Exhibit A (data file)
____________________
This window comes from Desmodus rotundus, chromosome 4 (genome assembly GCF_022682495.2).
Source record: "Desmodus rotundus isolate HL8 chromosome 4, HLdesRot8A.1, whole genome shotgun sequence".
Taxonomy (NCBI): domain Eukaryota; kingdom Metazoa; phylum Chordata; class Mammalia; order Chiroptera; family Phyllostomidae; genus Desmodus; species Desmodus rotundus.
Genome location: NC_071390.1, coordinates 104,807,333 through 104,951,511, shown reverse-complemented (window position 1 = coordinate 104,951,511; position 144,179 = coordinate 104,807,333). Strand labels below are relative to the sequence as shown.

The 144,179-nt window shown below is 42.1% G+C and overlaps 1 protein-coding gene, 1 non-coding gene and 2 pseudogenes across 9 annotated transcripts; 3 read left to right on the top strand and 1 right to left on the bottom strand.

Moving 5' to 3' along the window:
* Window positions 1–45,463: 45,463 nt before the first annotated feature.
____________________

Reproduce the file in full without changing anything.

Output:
This window comes from Desmodus rotundus, chromosome 4 (genome assembly GCF_022682495.2).
Source record: "Desmodus rotundus isolate HL8 chromosome 4, HLdesRot8A.1, whole genome shotgun sequence".
Taxonomy (NCBI): domain Eukaryota; kingdom Metazoa; phylum Chordata; class Mammalia; order Chiroptera; family Phyllostomidae; genus Desmodus; species Desmodus rotundus.
Genome location: NC_071390.1, coordinates 104,807,333 through 104,951,511, shown reverse-complemented (window position 1 = coordinate 104,951,511; position 144,179 = coordinate 104,807,333). Strand labels below are relative to the sequence as shown.

The 144,179-nt window shown below is 42.1% G+C and overlaps 1 protein-coding gene, 1 non-coding gene and 2 pseudogenes across 9 annotated transcripts; 3 read left to right on the top strand and 1 right to left on the bottom strand.

Moving 5' to 3' along the window:
* Window positions 1–45,463: 45,463 nt before the first annotated feature.